Sunday, January 29, 2012

Hopeful or hopeless? Europe struggles to find a strategy to grow out of its debt crisis

January 28, 2012

The buzzword in Brussels these days is “growth”. Perhaps the looming recession across much of Europe is concentrating minds. Or leaders may realise that the prospect of years of austerity is stirring bad blood. Unless the debt crisis was resolved and growth recovered, said Christine Lagarde, the IMF’s head, Europe and the world risked reverting to the 1930s. At their next summit on January 30th, European Union leaders will solemnly talk of boosting output, tackling youth unemployment, supporting small firms and much else. They might even commit money to job creation, for example by recycling unspent EU funds through the European Investment Bank.

Do not be fooled by such pieties. Everybody has different ideas about growth and they often reflect longstanding prejudices. For Germany, fostering growth is not about spending more money, but about fiscal discipline and structural reforms in weaker countries. For France, the priority is to curb “disloyal” competition, by harmonising taxes to stop low-tax states (eg, Ireland) taking business away from high-tax ones (eg, France), or stopping Britain from imposing tougher rules on its banks that might make them seem safer than French ones. For the British, Dutch, Swedes and other north Europeans, growth should come from the boost to competition from deepening the single market and pursuing free-trade agreements. For ex-communist countries in the east, the secret is the vital role of EU transfers.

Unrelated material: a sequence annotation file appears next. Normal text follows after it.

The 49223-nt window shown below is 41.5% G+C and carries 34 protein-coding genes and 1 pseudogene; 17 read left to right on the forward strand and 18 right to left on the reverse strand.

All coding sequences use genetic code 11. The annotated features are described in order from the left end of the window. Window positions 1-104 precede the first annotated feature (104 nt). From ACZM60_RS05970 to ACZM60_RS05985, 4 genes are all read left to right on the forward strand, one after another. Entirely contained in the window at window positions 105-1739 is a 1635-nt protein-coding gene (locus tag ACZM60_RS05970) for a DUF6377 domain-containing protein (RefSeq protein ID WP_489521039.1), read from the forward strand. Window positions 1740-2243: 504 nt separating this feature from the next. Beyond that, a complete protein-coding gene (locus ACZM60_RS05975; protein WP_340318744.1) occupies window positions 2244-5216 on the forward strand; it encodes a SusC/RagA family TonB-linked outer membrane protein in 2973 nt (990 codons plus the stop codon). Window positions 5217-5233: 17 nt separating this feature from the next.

Beyond papering over such disagreements with official verbiage, the main business of the summit will be to push ahead with the “fiscal compact”. This requires the signatories to adopt balanced-budget rules. “They are going to sign a treaty that makes Keynesianism illegal,” comments one diplomat. Mrs Lagarde, for her part, seems to lean the opposite way. Her recommendations for growth include easing monetary policy; relaxing deficit-cutting in surplus countries, such as Germany, that can afford to boost demand; and ensuring that banks keep lending. She is also urging the euro zone to increase the size of its rescue fund. And she makes the case for a Europe-wide system to support banks and for the mutualisation of some sovereign debt.

Mrs Lagarde’s words will fall on deaf ears in the country that most needs to hear them, Germany. So is Europe doomed to paralysis? A World Bank report on Europe, launched this week, tries to sound optimistic. As the report’s main author, Indermit Gill, puts it, “America has taken in poor immigrants and turned them into high-income individuals. The European Union has taken in poor countries and turned them into high-income countries.” Its economic model is valid, even if it needs reform.


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